at the pentagon, thank you. >>> north korea kim jong undelivering the first new year's address in nearly two decades. mary snow has the latest. what's the latest, mary? >> kim jong-un is calling for an all out struggle and an easing of tensions with sourk but the young leader pralsed the controversial laurvelg. it was condemned by the united nations. we'll have much more on all of this just ahead in our next hour. >>> here in the u.s., many same-sex couples in maryland are ringing in the new year with wedding bells thanks to the new law that went into effect at midnight. >>> and we're pleased to announce the newest edition to the situation room family. he was born friday night to our very own producer melanie buck parks and our studio operator chris parks. he weighed in at 8 pounds, 13 ounces and joins his very excited big sister harper. all are happy, healthy, and we wish them only the very best. the great way to start the new year. >> beautiful, beautiful kids. lovely, lovely kids can. the newest members of our wolf pack here in "the situation room." thanks so much for that. >>> we're foll
to washington, it is not a philanthropic act on the pentagon's part. the united states federal government -- unless europe is dollar rise, unless they do not have dollars to spend purchasing the net exports of those who have surpluses, then they will stop having surplus. this is the surplus recycling mechanism. thus, we have the 20 years of the golden age. a period of immense stability very low inflation. universal growth. we had other problems. the lease from the macroeconomic point of view, it was a golden age. why is that? because the global surplus of recycling mechanism was sustained. why? because the united states stopped having a surplus by the end of the 1960's. how can you recycle surplus if you cannot have it. well, paul volcker -- been named may ring a bell. in 1971, paul volcker was an unknown working for another american. henry kissinger, who you may have heard of. before he became secretary of state. whener's paper, which are i read a few years ago, i thought it was the most remarkable document ever to emerge from washington in the last few years. looking at the emerging eco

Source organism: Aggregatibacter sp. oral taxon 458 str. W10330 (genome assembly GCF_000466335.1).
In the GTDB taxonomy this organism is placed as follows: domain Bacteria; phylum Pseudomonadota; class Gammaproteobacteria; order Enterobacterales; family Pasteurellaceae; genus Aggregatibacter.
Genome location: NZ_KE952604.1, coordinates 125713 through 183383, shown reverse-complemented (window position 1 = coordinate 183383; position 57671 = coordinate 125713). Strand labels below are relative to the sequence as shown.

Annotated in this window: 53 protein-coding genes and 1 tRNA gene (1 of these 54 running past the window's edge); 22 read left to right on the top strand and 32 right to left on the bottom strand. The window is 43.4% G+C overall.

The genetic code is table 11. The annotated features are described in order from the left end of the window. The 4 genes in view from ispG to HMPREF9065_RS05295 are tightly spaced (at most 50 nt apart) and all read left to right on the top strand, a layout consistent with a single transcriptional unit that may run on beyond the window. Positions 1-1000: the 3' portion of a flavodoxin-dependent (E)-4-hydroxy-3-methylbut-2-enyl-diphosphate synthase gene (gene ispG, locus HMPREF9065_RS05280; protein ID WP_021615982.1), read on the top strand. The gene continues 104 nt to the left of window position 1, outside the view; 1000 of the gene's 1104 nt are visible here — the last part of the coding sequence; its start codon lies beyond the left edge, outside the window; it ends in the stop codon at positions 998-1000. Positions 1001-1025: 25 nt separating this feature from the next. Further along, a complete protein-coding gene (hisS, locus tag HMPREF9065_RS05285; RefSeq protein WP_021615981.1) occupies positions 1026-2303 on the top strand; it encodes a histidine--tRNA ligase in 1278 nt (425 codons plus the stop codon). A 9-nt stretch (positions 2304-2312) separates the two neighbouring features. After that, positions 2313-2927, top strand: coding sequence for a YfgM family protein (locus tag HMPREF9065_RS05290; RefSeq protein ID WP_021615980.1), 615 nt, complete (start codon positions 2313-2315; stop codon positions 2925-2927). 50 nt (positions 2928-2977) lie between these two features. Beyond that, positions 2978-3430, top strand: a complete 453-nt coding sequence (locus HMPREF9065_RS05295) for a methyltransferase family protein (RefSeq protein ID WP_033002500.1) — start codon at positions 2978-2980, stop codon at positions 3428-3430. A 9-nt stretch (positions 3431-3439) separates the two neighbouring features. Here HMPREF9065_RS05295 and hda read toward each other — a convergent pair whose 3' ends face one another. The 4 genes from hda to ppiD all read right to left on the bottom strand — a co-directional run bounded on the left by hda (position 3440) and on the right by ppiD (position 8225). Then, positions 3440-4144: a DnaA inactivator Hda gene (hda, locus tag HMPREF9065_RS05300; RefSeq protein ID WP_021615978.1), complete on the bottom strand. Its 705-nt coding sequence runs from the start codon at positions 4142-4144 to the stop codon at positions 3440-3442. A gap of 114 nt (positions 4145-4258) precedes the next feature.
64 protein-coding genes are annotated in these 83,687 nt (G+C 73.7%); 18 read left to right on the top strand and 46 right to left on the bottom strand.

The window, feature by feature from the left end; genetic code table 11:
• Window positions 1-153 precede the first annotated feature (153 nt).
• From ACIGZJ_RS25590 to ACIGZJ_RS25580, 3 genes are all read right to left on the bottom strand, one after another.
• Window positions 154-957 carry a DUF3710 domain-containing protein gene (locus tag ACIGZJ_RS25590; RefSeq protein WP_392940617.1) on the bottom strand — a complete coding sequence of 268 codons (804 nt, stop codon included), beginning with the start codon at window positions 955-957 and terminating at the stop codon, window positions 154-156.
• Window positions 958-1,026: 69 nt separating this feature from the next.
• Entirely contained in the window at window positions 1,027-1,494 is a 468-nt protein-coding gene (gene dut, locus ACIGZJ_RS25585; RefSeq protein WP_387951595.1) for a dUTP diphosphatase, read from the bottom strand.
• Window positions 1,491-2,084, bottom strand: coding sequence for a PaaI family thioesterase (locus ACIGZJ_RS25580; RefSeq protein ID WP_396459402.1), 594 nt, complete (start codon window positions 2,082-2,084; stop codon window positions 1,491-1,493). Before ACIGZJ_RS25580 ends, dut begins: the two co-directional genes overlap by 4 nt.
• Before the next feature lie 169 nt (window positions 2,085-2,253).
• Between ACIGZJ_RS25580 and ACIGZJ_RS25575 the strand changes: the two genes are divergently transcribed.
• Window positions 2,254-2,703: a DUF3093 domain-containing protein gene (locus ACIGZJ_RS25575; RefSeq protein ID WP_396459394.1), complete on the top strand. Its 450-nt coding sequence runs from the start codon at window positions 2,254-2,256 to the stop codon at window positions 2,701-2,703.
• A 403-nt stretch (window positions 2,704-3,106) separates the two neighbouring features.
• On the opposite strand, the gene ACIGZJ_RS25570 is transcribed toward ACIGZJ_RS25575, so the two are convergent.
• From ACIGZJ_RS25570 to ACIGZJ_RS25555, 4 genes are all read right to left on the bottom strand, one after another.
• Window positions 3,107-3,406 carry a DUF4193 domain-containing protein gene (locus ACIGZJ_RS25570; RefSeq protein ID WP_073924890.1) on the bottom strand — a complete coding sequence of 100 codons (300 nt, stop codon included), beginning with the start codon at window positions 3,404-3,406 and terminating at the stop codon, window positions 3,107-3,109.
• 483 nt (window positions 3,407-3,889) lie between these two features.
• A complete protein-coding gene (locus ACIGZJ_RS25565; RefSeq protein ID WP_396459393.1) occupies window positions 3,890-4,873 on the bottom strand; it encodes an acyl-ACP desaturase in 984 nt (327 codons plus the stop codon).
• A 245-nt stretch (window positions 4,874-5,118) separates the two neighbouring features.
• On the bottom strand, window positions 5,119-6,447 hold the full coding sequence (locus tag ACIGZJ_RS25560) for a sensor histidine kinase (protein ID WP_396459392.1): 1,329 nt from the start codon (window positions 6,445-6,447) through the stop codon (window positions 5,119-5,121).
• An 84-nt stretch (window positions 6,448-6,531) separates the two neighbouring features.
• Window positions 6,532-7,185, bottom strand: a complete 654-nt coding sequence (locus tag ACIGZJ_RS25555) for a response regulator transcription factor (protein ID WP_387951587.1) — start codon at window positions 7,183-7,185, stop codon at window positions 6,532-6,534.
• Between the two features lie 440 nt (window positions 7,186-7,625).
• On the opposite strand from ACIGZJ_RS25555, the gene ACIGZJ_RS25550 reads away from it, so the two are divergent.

that i do not view this as the fall of the pentagon, but rather, an indication that the department of defense has insufficient assets to respond to attacks at this time -- of this type. let me comment on the administration's response to the attacks. this was so obviously a terrorist attack that i remain perplexed that the administration's officials gave such conflicting responses to questions from reporters about whether or not it was a terrorist attack. this was clearly not a peaceful protest that somehow got out of hand and evolved into a violent attack. instead, it clearly was a terrorist attack. and this, unfortunately, has been typical of what the committee has found over the last few years in our investigations of radical islamic extremism and the threat of the perversion of a peaceful religion practiced by the vast majority of muslims. the threat of the perversion of that etiology to attack our country remains a great threat. and yet, the administration repeatedly has refused to name the threat that we have faced. it was evident in the department of all land security -- home
Search Results 0 to 49 of about 50 (some duplicates have been removed)

Terms of Use (31 Dec 2014)